WHAT'S NEXT? | 2000-05-13

I read Barry Goldwater's book, "The Conscience of a Conservative," about 1959. From that day forward I was a Goldwater Republican, and dedicated my efforts to getting him nominated. Lake and I and others pushed the Southern Strategy for winning the presidency long before it became popular. If Kennedy had not been assassinated, something we could hardly anticipate, we would have done very well in 1964, and set the Republican Party's course to conservatism from then on.

But after the trauma of Kennedy's assassination and a change of presidents, the public was not about to consider another upheaval of the kind Goldwater represented. With the press and the left side of the Republican Party against us, we were crushed in 1964 instead of merely defeated. So the party went back to the old, reliable, losing "center" for sixteen disastrous years.

It turned out that had we nominated Goldwater again in 1968, we would have won the presidency easily. The Wallace vote -- 14% of the total vote which was made up mostly of renegade Democrats -- would have gone solidly for Goldwater in 1968. But it did not go for Nixon that year. In 1968, Nixon and Wallace combined got over 57% of the vote. Nixon alone barely won against the Democrat Humphrey.

So the Wallace Democrats did not become the Reagan Democrats until 1980. That probably ruined America irretrievably. Had the Republican conservatives held onto the party four more years, all this could have been avoided. But the conservatives were embarrassed because Goldwater was beaten so badly in 1964. They were terrified liberal Republicans would be mad at them, and they couldn't surrender fast enough.

Within weeks of the 1964 election, moderates and liberals were back in control of the party.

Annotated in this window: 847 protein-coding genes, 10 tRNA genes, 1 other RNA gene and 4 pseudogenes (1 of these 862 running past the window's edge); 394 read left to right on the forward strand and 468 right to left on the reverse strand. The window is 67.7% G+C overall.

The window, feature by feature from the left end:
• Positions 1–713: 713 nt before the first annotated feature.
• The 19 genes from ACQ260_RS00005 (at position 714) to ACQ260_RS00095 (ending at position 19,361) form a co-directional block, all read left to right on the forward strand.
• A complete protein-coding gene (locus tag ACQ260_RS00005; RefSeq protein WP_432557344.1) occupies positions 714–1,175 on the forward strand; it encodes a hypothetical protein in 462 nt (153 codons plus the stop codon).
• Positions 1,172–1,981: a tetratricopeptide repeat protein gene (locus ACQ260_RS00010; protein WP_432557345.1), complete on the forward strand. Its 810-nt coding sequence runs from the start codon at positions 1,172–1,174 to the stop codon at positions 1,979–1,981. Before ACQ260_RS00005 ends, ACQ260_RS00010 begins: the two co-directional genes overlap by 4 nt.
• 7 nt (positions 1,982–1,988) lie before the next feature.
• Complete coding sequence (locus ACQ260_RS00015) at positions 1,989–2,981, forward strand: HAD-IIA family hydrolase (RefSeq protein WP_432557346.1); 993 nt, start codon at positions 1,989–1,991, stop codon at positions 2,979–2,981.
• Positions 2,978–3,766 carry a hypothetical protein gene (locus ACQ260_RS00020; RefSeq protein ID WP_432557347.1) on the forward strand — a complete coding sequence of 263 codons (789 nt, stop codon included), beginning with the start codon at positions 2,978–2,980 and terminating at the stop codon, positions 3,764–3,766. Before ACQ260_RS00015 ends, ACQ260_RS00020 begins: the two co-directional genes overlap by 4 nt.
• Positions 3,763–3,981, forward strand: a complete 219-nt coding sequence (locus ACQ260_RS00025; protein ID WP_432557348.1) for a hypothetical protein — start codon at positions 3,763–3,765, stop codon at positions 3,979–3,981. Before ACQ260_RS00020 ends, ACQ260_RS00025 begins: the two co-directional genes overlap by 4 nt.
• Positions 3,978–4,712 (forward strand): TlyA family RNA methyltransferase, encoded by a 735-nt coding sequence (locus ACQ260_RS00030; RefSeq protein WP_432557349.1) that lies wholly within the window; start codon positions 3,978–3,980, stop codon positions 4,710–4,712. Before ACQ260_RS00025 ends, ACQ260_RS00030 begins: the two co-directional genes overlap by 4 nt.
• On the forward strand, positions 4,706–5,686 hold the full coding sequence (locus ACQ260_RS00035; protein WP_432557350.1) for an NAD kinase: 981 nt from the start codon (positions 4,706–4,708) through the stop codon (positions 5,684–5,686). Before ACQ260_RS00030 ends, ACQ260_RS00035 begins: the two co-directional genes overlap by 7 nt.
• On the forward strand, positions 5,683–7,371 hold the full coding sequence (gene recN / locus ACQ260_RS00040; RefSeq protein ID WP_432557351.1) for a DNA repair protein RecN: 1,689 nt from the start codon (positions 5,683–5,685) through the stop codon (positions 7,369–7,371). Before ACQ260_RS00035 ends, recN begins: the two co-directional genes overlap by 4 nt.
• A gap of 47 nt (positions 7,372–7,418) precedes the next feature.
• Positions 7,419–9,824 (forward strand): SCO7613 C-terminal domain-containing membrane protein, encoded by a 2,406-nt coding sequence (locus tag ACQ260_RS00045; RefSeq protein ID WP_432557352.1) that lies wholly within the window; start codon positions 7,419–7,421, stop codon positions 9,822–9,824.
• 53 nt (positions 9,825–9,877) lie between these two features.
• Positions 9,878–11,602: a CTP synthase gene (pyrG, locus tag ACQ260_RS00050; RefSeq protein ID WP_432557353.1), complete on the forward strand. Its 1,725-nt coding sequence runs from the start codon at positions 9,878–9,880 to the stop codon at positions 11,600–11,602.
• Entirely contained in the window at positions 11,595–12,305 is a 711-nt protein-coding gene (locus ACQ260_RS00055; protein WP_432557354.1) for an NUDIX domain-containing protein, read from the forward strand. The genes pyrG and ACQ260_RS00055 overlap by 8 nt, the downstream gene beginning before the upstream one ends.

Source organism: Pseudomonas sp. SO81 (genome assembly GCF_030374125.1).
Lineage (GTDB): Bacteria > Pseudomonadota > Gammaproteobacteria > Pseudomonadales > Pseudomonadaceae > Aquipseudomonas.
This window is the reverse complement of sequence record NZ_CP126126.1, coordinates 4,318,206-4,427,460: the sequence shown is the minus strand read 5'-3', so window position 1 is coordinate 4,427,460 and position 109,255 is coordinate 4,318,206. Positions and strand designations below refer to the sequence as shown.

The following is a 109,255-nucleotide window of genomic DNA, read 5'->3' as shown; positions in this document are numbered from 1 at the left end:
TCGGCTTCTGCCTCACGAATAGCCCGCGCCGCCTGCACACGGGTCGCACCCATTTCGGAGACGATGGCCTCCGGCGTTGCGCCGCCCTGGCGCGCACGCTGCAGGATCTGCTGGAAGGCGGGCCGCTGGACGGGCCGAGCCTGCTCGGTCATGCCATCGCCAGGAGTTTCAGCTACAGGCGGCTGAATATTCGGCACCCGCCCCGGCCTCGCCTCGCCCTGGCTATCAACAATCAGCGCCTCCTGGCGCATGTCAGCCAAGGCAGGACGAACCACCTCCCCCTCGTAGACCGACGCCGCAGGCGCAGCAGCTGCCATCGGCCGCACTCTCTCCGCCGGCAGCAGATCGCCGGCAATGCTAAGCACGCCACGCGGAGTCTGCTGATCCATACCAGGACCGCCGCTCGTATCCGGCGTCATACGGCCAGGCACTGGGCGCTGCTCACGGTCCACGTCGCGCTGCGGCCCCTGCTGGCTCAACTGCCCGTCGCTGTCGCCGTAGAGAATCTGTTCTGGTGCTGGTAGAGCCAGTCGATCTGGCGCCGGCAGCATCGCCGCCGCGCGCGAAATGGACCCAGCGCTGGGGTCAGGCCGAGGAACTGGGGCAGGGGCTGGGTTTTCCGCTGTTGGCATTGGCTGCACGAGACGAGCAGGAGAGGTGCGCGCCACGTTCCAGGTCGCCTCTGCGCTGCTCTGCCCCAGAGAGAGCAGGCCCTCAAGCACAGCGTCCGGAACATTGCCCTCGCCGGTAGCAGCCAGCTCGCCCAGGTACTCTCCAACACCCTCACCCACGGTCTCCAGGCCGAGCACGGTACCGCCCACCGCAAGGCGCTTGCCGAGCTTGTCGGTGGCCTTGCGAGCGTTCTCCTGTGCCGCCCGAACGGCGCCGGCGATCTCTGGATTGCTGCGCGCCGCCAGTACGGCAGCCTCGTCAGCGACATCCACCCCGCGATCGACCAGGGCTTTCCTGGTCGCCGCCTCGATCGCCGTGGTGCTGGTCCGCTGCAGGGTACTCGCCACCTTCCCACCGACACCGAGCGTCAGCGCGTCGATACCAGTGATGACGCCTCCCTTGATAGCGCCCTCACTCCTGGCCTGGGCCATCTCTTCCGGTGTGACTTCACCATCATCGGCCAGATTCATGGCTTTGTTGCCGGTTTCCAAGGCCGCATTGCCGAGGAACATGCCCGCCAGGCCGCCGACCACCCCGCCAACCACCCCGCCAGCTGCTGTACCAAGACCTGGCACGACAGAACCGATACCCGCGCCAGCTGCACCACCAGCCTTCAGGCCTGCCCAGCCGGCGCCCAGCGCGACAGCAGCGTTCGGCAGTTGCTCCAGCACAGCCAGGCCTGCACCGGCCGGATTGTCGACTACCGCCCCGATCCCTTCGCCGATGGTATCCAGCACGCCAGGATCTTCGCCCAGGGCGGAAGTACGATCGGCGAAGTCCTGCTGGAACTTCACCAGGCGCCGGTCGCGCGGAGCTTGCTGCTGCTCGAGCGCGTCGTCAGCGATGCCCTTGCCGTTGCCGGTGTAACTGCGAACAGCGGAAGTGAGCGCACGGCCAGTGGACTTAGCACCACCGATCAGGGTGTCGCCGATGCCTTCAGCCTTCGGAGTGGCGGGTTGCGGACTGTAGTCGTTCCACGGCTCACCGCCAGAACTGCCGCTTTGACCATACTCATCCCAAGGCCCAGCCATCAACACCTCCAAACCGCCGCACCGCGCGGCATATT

As it turns out, as William Rusher points out in his "Rise of the Right," the Goldwater movement represented the rise of the national conservative movement to national organization and national clout. But as soon as conservatives had built all the power and machinery it took to nominate Goldwater, they quit.

Almost every rising political movement is beaten the first time it gains a national spokesman like Goldwater.

Andrew Jackson lost his first bid for the presidency in 1824, and four years later he took over national politics. The Republicans under Fremont lost in 1856, and, however unfortunate it was, the lesson of history is that they persevered and won in 1860. William Jennings Bryan got his party's nomination and lost three times, but by the time he finished, the old Cleveland Gold Standard Democrats were gone forever. Franklin Delano Roosevelt lost his bid for vice president in 1920 and the man he made the nominating speech for in 1928, Al Smith, lost in a landslide as bad as the one that beat Goldwater.

But FDR's movement has ruled America ever since 1932.

Each of those who made these revolutions treated their first defeat, no matter how bad it was, as the first step. They didn't rush to surrender the way the conservatives did in 1964.

Many groups consider the Confederate flag to be the be-all and end-all of their movement, just as conservatives in 1964 considered their defeat to be the end of everything for them. As a result, they made it just that. They did not realize how far they had come. They had built a major political network of conservatives and had captured control of one of the two national parties. They had a chance to build on all that, and they threw it all away.

The flag battle was a step along the way. We lost that battle, but we came a long way during it. I have seen thousands of South

Carolinians march on the streets of Columbia with our flag for the first time in decades. I have seen us organize a true MOVEMENT.

In fact, the flag defeat has taught Southerners a lesson they had to learn for our nationalist movement to succeed. Southerners are forced to realize that we now face a stark, brutal choice. If we remain good little yankees, they will accept nothing less than the total obliteration of everything that makes us Southerners. We are a nation or we are nothing.

Please note I said that we ARE a nation. All the time that Ireland belonged to Britain, it was still a nation. When Poland was repeatedly partitioned between other powers in Europe, it was still a nation.

We are not a people seeking to become a nation. We are a nation seeking our freedom. With this defeat, the eventual success of our movement should begin.